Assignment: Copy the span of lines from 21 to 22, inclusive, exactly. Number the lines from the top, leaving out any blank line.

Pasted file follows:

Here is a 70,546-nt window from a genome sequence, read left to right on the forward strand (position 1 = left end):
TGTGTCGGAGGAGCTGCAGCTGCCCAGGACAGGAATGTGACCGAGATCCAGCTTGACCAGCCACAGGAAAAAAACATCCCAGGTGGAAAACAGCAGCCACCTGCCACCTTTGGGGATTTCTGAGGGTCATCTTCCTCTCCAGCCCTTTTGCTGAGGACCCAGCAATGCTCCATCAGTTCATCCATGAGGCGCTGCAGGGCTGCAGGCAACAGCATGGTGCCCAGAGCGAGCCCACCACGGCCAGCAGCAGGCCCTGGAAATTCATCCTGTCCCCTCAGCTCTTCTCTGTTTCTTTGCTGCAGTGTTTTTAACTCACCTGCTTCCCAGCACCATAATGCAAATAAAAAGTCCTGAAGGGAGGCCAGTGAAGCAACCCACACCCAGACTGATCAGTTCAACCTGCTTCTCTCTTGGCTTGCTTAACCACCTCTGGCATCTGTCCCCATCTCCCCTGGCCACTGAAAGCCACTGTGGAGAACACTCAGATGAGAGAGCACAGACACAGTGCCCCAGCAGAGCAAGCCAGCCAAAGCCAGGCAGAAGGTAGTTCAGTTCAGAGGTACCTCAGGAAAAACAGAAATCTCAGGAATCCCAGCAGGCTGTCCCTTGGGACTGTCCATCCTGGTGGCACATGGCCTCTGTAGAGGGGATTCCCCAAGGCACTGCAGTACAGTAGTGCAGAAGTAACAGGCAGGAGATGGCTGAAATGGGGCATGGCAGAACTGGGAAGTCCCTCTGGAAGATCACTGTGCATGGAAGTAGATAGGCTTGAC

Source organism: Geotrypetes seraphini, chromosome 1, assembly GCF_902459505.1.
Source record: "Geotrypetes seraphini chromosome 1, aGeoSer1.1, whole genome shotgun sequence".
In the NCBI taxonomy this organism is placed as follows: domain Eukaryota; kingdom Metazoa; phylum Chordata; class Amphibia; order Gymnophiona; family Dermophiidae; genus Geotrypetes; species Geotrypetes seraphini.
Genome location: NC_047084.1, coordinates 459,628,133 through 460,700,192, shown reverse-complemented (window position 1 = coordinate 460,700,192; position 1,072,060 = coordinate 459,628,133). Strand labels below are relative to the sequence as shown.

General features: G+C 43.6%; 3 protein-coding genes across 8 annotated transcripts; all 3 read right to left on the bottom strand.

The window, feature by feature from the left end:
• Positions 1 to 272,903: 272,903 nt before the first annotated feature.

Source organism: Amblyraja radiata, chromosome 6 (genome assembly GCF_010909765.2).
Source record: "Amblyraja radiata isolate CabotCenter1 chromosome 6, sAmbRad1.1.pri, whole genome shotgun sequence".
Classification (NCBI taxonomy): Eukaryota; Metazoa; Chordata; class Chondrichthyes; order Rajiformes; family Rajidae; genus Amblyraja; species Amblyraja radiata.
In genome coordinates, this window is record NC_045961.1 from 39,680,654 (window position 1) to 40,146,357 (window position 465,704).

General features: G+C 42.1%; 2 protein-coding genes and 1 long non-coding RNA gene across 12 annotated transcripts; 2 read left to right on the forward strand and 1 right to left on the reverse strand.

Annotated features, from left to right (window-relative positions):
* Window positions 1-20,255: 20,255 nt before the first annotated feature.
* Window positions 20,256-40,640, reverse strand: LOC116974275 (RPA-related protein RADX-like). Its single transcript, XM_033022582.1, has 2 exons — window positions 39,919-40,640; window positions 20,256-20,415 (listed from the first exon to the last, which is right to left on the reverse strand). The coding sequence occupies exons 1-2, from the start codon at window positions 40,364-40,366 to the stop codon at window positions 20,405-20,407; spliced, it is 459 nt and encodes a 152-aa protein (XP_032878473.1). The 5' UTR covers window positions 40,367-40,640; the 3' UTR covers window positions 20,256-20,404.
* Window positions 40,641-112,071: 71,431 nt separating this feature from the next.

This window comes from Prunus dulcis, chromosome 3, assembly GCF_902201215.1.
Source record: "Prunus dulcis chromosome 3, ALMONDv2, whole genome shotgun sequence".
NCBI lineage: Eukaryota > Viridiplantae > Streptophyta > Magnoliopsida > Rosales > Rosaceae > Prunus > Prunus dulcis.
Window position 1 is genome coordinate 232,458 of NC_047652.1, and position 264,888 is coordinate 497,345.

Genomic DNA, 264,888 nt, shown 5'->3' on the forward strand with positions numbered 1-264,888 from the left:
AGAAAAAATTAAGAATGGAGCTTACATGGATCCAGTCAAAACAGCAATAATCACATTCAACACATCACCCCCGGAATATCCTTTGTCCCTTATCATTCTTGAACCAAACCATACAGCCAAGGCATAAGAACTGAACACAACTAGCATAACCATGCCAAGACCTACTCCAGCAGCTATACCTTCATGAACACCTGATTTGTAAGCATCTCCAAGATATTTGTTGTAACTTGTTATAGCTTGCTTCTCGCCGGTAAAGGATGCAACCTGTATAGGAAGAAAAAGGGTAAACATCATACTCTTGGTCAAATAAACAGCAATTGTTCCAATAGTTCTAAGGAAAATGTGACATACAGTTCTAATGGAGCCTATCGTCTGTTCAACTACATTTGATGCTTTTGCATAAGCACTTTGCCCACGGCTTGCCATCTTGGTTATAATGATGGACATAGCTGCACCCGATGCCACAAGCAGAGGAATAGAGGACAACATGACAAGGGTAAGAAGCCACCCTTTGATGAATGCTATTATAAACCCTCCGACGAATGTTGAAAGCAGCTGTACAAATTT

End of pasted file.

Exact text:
NCBI lineage: Eukaryota > Viridiplantae > Streptophyta > Magnoliopsida > Rosales > Rosaceae > Prunus > Prunus dulcis.
Window position 1 is genome coordinate 232,458 of NC_047652.1, and position 264,888 is coordinate 497,345.